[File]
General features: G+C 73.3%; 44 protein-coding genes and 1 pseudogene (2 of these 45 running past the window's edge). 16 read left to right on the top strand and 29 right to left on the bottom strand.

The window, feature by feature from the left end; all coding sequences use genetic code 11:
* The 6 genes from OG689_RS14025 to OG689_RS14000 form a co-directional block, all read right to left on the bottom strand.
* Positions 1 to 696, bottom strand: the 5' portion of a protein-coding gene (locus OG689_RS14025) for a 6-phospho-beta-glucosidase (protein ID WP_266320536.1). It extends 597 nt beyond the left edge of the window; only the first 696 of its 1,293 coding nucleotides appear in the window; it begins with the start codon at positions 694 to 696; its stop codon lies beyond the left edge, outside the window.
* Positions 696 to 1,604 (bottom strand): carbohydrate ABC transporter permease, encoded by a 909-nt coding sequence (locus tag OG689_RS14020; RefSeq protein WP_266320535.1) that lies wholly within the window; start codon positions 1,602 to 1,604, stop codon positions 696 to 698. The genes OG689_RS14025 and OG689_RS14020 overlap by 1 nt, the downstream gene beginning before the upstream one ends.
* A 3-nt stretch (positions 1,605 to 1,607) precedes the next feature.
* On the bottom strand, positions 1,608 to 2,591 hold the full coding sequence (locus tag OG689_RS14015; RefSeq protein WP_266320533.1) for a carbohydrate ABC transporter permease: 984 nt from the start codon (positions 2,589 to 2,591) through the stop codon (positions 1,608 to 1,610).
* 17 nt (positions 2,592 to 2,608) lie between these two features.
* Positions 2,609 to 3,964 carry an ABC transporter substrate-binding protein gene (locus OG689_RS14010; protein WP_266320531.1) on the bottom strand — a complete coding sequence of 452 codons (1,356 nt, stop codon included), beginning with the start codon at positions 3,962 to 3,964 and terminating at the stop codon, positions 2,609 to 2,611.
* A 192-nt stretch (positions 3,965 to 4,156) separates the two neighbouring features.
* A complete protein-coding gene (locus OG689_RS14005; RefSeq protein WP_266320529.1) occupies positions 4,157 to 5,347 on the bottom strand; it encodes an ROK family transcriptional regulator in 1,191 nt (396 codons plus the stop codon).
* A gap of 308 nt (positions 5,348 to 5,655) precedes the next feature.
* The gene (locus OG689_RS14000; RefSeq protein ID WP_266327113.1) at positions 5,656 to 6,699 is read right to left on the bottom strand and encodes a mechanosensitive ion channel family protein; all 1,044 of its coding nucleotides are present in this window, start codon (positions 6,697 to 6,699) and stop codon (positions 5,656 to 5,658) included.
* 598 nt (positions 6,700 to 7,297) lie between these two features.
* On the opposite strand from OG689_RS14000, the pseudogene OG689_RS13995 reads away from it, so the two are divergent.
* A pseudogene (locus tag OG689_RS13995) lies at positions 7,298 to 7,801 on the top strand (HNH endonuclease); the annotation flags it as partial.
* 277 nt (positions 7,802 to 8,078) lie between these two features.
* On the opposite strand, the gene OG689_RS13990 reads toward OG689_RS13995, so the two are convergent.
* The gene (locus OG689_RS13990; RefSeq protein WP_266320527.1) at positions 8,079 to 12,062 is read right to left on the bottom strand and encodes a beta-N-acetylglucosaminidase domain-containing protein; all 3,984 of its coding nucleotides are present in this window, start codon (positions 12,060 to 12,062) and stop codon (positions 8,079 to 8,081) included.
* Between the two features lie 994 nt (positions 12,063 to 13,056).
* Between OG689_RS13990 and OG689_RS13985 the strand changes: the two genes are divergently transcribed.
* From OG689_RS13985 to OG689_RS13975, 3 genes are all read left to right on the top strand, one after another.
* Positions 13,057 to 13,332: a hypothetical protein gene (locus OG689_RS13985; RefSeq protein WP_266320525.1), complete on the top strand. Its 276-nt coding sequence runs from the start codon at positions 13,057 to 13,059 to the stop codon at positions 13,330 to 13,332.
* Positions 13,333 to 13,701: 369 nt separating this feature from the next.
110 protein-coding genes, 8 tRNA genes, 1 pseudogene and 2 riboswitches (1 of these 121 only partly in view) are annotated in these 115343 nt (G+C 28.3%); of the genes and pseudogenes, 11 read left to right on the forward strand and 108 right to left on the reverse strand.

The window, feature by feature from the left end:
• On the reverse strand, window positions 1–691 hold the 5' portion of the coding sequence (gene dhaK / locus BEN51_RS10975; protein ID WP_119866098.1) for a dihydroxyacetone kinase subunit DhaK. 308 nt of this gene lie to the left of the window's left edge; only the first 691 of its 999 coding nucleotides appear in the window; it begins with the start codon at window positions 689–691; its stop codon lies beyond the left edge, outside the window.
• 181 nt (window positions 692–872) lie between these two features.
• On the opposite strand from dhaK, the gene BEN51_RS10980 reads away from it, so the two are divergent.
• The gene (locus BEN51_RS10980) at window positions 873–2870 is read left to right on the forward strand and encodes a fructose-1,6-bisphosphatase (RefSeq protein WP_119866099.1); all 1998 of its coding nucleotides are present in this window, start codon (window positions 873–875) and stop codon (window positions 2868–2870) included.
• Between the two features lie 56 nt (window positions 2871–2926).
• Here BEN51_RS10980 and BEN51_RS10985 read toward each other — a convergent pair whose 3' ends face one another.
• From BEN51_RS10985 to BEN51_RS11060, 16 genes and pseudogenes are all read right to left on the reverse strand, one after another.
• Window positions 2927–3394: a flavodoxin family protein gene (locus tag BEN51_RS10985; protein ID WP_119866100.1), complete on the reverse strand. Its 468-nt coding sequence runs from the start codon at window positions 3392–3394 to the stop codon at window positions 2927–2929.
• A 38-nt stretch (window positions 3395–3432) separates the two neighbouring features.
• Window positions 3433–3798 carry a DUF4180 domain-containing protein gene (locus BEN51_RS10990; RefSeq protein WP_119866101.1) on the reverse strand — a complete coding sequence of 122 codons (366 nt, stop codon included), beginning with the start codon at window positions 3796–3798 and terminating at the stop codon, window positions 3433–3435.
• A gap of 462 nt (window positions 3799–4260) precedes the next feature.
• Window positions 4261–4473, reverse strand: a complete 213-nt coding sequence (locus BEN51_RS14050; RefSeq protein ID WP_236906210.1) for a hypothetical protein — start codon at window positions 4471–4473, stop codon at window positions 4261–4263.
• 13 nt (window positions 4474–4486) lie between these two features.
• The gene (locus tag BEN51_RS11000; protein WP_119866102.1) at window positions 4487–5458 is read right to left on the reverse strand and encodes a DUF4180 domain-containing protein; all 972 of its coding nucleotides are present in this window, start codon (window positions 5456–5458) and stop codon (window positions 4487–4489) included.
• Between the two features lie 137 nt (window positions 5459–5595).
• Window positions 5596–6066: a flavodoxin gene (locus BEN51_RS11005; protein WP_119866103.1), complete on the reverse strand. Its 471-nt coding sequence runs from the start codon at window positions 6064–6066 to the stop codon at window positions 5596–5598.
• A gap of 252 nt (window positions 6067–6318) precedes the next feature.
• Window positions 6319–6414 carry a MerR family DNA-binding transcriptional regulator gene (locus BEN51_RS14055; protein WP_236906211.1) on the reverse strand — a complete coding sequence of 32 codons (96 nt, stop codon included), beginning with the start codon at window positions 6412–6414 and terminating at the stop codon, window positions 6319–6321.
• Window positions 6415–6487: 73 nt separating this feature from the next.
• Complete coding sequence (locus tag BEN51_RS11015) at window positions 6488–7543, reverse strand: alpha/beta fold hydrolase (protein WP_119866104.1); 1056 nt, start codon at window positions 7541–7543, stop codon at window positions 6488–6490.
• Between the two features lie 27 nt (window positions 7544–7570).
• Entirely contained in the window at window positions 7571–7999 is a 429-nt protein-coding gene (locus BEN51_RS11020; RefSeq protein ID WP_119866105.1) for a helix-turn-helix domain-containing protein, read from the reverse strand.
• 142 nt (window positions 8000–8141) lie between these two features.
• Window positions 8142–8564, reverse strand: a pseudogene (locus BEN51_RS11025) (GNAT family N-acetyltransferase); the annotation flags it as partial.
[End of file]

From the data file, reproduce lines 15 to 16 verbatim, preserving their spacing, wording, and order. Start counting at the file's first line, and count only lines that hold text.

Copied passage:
* On the opposite strand from OG689_RS14000, the pseudogene OG689_RS13995 reads away from it, so the two are divergent.
* A pseudogene (locus tag OG689_RS13995) lies at positions 7,298 to 7,801 on the top strand (HNH endonuclease); the annotation flags it as partial.